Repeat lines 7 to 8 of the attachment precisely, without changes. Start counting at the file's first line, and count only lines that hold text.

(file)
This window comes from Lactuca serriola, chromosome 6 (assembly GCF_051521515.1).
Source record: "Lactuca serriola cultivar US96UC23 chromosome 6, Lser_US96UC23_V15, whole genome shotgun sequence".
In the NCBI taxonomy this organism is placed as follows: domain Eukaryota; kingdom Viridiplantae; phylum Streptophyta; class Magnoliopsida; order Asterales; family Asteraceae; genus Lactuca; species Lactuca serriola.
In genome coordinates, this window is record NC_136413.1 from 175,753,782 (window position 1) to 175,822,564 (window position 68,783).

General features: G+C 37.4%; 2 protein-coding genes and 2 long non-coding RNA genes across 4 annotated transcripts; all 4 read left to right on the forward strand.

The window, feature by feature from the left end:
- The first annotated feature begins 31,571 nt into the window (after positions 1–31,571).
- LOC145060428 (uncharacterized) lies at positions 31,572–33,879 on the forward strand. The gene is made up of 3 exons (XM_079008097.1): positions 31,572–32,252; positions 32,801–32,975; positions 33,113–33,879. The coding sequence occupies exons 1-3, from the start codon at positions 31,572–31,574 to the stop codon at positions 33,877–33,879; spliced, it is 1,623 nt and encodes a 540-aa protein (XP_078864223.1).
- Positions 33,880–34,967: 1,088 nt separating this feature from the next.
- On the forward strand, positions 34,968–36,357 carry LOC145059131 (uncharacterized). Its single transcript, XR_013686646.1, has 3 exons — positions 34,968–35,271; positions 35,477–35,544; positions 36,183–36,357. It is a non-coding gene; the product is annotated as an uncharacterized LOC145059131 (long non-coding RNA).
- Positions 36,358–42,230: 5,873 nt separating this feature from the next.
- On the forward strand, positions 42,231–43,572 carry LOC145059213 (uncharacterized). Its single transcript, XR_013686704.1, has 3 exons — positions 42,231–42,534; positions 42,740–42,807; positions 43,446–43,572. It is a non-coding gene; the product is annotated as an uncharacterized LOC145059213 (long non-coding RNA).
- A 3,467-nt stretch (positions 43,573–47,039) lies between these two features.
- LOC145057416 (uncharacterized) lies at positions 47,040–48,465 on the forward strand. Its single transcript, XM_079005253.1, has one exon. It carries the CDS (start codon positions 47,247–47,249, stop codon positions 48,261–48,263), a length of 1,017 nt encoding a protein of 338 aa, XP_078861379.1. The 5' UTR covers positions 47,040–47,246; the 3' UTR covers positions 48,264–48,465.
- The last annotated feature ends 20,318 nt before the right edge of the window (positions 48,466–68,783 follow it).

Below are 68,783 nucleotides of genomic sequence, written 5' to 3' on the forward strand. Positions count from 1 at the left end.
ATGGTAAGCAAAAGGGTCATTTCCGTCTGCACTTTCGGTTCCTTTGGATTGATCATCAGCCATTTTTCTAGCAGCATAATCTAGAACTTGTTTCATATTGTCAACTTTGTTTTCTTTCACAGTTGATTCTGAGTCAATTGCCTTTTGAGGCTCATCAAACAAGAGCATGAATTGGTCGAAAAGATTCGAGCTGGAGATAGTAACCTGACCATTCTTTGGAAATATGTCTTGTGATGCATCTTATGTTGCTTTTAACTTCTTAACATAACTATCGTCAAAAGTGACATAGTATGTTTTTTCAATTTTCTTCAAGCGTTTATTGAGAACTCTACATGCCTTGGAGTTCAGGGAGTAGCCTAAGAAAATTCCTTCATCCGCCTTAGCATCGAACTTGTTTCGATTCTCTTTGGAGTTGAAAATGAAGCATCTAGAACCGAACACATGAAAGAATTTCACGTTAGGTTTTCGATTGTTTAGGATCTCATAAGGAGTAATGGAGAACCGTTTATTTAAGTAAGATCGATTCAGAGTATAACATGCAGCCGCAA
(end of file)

- The first annotated feature begins 31,571 nt into the window (after positions 1–31,571).
- LOC145060428 (uncharacterized) lies at positions 31,572–33,879 on the forward strand. The gene is made up of 3 exons (XM_079008097.1): positions 31,572–32,252; positions 32,801–32,975; positions 33,113–33,879. The coding sequence occupies exons 1-3, from the start codon at positions 31,572–31,574 to the stop codon at positions 33,877–33,879; spliced, it is 1,623 nt and encodes a 540-aa protein (XP_078864223.1).